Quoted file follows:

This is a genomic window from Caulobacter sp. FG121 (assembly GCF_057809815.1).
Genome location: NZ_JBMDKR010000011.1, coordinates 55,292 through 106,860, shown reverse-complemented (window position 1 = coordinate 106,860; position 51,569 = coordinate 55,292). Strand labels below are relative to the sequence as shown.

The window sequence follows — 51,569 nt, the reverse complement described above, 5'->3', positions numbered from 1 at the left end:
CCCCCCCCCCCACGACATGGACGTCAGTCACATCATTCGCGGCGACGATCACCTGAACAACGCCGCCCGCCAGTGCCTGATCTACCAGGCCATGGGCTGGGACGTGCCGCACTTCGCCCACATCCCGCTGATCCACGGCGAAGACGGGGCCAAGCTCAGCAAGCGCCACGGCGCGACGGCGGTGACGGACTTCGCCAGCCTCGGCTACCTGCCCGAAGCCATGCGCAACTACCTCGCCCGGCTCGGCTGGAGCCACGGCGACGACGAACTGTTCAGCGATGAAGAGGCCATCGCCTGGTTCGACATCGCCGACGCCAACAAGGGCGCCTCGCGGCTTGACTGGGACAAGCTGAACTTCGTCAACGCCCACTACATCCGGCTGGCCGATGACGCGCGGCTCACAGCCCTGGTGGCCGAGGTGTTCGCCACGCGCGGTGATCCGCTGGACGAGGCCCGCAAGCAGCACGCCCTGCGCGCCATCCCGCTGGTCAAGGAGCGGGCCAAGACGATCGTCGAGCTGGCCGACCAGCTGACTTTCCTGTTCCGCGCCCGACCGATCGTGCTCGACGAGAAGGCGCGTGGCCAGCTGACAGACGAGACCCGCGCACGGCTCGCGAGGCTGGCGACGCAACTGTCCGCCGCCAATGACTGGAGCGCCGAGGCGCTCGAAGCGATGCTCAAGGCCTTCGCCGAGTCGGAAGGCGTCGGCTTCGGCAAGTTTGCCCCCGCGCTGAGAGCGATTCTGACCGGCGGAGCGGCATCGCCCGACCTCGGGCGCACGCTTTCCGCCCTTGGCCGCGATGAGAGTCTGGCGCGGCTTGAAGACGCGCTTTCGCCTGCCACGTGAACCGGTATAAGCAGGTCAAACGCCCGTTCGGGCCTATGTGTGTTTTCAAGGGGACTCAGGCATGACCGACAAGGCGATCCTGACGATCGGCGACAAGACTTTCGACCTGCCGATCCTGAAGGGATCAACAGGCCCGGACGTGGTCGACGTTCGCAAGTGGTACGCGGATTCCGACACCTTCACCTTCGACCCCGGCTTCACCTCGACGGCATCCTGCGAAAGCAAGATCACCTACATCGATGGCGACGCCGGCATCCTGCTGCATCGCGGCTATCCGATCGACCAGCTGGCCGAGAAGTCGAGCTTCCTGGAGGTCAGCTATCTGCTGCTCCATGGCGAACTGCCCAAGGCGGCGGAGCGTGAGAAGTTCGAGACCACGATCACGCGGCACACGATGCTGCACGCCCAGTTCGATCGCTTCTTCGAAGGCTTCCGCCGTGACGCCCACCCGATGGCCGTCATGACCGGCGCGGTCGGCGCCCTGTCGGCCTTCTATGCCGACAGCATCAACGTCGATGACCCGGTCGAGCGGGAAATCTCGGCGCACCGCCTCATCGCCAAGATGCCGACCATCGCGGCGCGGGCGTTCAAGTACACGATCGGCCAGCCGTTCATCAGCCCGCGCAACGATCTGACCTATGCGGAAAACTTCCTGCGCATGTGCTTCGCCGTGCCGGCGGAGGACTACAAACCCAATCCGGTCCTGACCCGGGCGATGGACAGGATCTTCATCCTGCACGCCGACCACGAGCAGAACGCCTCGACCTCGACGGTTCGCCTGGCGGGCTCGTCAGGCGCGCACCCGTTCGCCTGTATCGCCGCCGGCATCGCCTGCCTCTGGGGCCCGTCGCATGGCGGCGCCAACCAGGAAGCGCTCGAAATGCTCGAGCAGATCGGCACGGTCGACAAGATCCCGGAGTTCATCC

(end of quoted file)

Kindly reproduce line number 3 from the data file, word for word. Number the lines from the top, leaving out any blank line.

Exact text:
The window sequence follows — 51,569 nt, the reverse complement described above, 5'->3', positions numbered from 1 at the left end: